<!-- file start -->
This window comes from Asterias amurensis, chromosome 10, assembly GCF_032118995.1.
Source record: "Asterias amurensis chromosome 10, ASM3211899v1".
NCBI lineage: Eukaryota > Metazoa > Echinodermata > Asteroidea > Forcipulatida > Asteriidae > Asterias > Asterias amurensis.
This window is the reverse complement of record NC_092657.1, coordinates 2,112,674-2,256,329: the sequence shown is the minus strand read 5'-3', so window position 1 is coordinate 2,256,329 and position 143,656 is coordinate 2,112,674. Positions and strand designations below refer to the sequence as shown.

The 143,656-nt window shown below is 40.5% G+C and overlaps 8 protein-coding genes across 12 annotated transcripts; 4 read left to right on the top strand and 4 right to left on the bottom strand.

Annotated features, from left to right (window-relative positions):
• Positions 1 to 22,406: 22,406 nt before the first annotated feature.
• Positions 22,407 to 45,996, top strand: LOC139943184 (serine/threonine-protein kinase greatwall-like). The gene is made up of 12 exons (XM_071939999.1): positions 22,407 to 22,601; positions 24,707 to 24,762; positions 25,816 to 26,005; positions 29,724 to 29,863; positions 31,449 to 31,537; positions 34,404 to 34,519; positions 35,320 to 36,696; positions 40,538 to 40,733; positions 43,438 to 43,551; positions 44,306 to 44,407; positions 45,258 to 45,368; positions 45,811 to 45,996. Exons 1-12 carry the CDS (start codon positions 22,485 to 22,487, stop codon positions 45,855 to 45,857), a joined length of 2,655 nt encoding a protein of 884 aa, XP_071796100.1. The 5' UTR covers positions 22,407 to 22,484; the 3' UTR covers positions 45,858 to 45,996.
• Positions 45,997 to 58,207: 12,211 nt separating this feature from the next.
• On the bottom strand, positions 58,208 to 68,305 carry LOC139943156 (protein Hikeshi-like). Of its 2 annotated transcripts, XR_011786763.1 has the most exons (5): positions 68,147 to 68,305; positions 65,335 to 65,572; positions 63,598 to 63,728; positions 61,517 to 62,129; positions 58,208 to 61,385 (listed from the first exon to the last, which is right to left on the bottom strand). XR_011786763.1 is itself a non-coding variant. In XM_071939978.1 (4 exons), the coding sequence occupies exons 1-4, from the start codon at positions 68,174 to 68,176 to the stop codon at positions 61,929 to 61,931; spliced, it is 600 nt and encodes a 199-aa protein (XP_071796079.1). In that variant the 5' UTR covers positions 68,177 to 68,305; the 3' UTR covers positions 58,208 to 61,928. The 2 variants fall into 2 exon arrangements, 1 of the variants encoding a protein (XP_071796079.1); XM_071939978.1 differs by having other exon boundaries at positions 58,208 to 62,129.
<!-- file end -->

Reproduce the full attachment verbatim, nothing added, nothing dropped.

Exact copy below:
This window comes from Asterias amurensis, chromosome 10, assembly GCF_032118995.1.
Source record: "Asterias amurensis chromosome 10, ASM3211899v1".
NCBI lineage: Eukaryota > Metazoa > Echinodermata > Asteroidea > Forcipulatida > Asteriidae > Asterias > Asterias amurensis.
This window is the reverse complement of record NC_092657.1, coordinates 2,112,674-2,256,329: the sequence shown is the minus strand read 5'-3', so window position 1 is coordinate 2,256,329 and position 143,656 is coordinate 2,112,674. Positions and strand designations below refer to the sequence as shown.

The 143,656-nt window shown below is 40.5% G+C and overlaps 8 protein-coding genes across 12 annotated transcripts; 4 read left to right on the top strand and 4 right to left on the bottom strand.

Annotated features, from left to right (window-relative positions):
• Positions 1 to 22,406: 22,406 nt before the first annotated feature.
• Positions 22,407 to 45,996, top strand: LOC139943184 (serine/threonine-protein kinase greatwall-like). The gene is made up of 12 exons (XM_071939999.1): positions 22,407 to 22,601; positions 24,707 to 24,762; positions 25,816 to 26,005; positions 29,724 to 29,863; positions 31,449 to 31,537; positions 34,404 to 34,519; positions 35,320 to 36,696; positions 40,538 to 40,733; positions 43,438 to 43,551; positions 44,306 to 44,407; positions 45,258 to 45,368; positions 45,811 to 45,996. Exons 1-12 carry the CDS (start codon positions 22,485 to 22,487, stop codon positions 45,855 to 45,857), a joined length of 2,655 nt encoding a protein of 884 aa, XP_071796100.1. The 5' UTR covers positions 22,407 to 22,484; the 3' UTR covers positions 45,858 to 45,996.
• Positions 45,997 to 58,207: 12,211 nt separating this feature from the next.
• On the bottom strand, positions 58,208 to 68,305 carry LOC139943156 (protein Hikeshi-like). Of its 2 annotated transcripts, XR_011786763.1 has the most exons (5): positions 68,147 to 68,305; positions 65,335 to 65,572; positions 63,598 to 63,728; positions 61,517 to 62,129; positions 58,208 to 61,385 (listed from the first exon to the last, which is right to left on the bottom strand). XR_011786763.1 is itself a non-coding variant. In XM_071939978.1 (4 exons), the coding sequence occupies exons 1-4, from the start codon at positions 68,174 to 68,176 to the stop codon at positions 61,929 to 61,931; spliced, it is 600 nt and encodes a 199-aa protein (XP_071796079.1). In that variant the 5' UTR covers positions 68,177 to 68,305; the 3' UTR covers positions 58,208 to 61,928. The 2 variants fall into 2 exon arrangements, 1 of the variants encoding a protein (XP_071796079.1); XM_071939978.1 differs by having other exon boundaries at positions 58,208 to 62,129.